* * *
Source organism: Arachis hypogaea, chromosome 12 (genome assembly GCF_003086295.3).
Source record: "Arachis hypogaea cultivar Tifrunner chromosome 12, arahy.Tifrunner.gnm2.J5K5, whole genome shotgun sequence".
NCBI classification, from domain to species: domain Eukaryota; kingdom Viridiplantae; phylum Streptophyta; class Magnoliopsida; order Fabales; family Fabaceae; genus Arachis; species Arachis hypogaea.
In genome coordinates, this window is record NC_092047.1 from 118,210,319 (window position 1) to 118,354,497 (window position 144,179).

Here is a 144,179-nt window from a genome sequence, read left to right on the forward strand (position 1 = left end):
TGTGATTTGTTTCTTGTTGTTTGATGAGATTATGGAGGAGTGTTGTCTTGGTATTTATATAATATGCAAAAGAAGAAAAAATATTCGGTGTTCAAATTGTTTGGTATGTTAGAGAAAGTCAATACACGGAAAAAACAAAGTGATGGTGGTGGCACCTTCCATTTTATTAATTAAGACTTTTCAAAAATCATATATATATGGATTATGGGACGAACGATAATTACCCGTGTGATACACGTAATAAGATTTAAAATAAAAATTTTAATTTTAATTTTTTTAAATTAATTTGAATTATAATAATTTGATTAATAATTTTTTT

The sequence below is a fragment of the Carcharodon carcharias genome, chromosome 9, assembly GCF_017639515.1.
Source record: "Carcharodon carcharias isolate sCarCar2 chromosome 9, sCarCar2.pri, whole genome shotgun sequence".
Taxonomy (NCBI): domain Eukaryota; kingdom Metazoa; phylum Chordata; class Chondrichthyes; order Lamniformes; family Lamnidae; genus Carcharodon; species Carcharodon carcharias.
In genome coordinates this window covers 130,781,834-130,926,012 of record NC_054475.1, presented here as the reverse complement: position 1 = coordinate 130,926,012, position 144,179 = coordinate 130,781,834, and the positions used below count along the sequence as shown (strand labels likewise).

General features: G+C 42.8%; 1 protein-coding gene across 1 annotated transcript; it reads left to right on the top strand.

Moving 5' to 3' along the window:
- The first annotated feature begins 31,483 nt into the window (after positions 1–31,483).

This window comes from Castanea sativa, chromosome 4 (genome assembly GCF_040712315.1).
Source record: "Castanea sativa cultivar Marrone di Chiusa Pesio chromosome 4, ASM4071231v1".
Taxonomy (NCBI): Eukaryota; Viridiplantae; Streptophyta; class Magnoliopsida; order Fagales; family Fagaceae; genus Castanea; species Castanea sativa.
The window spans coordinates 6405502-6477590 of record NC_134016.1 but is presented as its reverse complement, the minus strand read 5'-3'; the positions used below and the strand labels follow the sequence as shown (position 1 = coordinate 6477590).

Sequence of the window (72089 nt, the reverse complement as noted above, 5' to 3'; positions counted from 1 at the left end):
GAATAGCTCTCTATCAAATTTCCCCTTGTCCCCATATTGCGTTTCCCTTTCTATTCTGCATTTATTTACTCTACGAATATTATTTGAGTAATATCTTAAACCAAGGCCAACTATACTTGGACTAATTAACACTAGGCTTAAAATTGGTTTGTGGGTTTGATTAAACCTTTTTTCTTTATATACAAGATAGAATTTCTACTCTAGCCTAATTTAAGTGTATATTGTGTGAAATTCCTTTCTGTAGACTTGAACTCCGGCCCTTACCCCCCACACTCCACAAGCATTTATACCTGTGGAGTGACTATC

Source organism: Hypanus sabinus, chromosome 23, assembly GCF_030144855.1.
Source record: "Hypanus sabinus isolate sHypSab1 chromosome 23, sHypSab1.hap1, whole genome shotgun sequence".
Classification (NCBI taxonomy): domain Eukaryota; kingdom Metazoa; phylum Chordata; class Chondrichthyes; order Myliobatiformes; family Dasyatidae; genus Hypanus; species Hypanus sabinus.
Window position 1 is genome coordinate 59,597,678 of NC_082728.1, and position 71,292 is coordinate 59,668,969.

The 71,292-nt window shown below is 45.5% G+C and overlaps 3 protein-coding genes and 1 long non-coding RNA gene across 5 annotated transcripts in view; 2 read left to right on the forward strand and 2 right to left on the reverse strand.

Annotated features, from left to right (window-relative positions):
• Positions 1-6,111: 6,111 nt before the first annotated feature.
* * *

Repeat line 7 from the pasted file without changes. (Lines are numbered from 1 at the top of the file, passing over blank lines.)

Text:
The sequence below is a fragment of the Carcharodon carcharias genome, chromosome 9, assembly GCF_017639515.1.